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Pope Francis shakes hands with Myanmar pro-democracy leader Aung San Suu Kyi during a meeting at the Vatican Oct. 28.

Vatican City

Vatican’s media adviser offers ‘Top 10’ ways to understand Pope Francis

By CAROL GLATZ, Catholic News Service | Published November 7, 2013

VATICAN CITY (CNS)—No matter how some media may want to spin it, Pope Francis won’t fit into the political categories of left or right, and he will challenge everyone with the truth of the Gospel, said the Vatican’s media adviser.

“Pope Francis is not a politically correct pope,” rather, he is “a loyal son of the church” who presents the hard truths with a heavy dose of mercy, said Greg Burke, senior communications adviser to the Vatican Secretariat of State.

The former U.S. journalist, who has been based in Rome the past 25 years, gave a behind-the-scenes talk at the apostolic palace Oct. 18 to hundreds of benefactors celebrating the 30th anniversary of the founding of the Patrons of the Arts in the Vatican Museums.

In trying to describe his papally appointed role as the Vatican media strategist, Burke, who is an avid soccer fan, said, “We kick the ball to Francis and Francis scores the goals.”

“We let the pope do his thing,” he said.

Pope Francis clearly knows how to communicate, Burke said, and his effectiveness comes from his authenticity. “It’s not charm. It’s Christian charity, which is a whole lot more attractive than charm.”

Burke said he believes “the pope wants to get beyond left and right” by getting people to focus on the Gospels, on God and his truth and mercy.

“He’s a loyal son of the church,” who sees its task as being like “a field hospital” that runs to and helps people who are hurting, he said.

The pope is not advocating a “feel-good” religion of “I’m OK-you’re OK-Catholicism,” Burke said, but talks about the truth of the Gospel that includes mercy and forgiveness.

“The Gospel is not there to make us feel good. The Gospel is there and makes very practical demands on us,” and one of those demands is to “tell people the truth and walk with them to the Lord,” Burke said.

“The pope’s picture should have one of those warning labels” much like a pack of cigarettes, he said, but with the words, “Danger: This man could change your life.”

In his talk, Burke offered his take on decoding the pontiff with his own rundown of “Pope Francis in 10 Words:”

1. Mercy—The story of the Prodigal Son is a recurring theme, and the pope repeatedly says that God never tires of forgiving and welcoming his lost children back home. “The church is waiting here for you with open arms,” is the message, Burke said.

2. Moxie or courage—“We’re all going to get challenged by Pope Francis. Get ready!” People who live comfortably or live in developed nations will be especially challenged, Burke said, adding “This is good. This is the Gospel.”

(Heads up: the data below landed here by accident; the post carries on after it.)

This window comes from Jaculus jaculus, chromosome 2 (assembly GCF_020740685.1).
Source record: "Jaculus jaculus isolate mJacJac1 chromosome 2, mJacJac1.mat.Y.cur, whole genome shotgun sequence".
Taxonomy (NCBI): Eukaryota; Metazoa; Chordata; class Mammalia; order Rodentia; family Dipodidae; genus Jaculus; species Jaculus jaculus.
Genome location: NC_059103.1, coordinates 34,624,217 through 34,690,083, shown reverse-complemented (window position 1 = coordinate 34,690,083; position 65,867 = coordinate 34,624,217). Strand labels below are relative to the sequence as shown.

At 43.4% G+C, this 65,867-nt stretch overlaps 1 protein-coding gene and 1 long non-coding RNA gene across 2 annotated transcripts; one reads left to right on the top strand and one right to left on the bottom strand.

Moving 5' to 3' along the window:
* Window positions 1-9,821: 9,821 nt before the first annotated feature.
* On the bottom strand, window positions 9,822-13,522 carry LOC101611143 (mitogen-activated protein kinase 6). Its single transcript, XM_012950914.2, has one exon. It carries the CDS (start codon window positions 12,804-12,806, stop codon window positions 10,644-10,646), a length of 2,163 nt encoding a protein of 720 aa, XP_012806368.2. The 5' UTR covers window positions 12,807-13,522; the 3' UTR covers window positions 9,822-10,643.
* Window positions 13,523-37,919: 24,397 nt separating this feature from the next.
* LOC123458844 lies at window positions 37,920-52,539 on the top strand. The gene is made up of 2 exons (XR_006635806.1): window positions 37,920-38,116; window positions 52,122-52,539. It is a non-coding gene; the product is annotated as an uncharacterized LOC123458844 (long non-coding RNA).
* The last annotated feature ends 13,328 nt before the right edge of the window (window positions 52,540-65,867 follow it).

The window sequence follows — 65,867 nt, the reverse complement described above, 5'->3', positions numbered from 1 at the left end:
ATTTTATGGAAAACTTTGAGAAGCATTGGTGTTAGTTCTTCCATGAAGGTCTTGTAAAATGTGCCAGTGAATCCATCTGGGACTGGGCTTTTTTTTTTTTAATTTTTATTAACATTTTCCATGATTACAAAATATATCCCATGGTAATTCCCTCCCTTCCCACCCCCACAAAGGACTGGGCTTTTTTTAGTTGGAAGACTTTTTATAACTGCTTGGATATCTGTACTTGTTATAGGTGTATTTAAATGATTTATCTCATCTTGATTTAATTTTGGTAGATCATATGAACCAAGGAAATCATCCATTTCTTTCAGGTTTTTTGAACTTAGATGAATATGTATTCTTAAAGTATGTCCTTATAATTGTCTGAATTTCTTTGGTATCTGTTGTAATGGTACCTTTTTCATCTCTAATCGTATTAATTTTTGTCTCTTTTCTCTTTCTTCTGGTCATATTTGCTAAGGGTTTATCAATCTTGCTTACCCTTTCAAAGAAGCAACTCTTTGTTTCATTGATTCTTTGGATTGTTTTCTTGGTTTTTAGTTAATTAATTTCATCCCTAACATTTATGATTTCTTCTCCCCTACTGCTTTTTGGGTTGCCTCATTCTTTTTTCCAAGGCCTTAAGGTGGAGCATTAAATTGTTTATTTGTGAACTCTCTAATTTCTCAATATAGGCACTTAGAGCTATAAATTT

3. Margins and missions—Francis is continuing with his predecessors’ criticism of a world divided into the haves and have-nots. The pope “is not a fan of cheap grace and feel-good religion. He wants to see Christians who are not afraid to get their hands dirty,” Burke said.

4. Prayer—Non-believers often don’t notice how important prayer is for religious life. For example, Blessed Mother Teresa was often looked upon by the secular press as “a social worker wearing a habit.” But, he said, the pope has constantly been stressing the importance of prayer and urging people to pray.

5. Encounter—The pope is asking people to embrace a “culture of encounter” where they experience God and meet with others, including non-believers. This attitude of encounter and communion also starts at home, with your family, Burke said.

6. Joy—The pope “gets a thumb’s up on that,” he said, because he’s able to show his joy so plainly. According to Pope Francis, he said, the biggest dangers and temptations in life are “discouragement, discord, the doldrums and the devil.”

7. Service—By paying his hotel bill in person (even though he had just been elected pope), phoning people who write to him and doing other tasks that aides could do, the pope is leading by example, Burke said. The message is: “It’s not about power or privilege; if we’re here, we’re here to serve.”

8. Simplicity and humility—Living in a Vatican guest house instead of the apostolic palace, carrying his own briefcase on a trip are just part of how the pope is and people will have to “get used to it because we’ll see more of it,” Burke said.

9. Compassion—“Compassion and suffering with others is something Pope Francis has a knack for,” Burke said, and it’s especially evident when he embraces people and is totally present one-on-one with an individual, even in large crowds.

10. Energy—Burke said for a 76-year-old, the pope “has a lot of energy and we’re going to be in for an interesting ride!”

Burke, who’s a numerary member of Opus Dei and went to Jesuit-run St. Louis University High School in St. Louis, said he used to joke with people “that everyone should have a Jesuit education. Now with Pope Francis, everyone is getting the benefits of a Jesuit education.”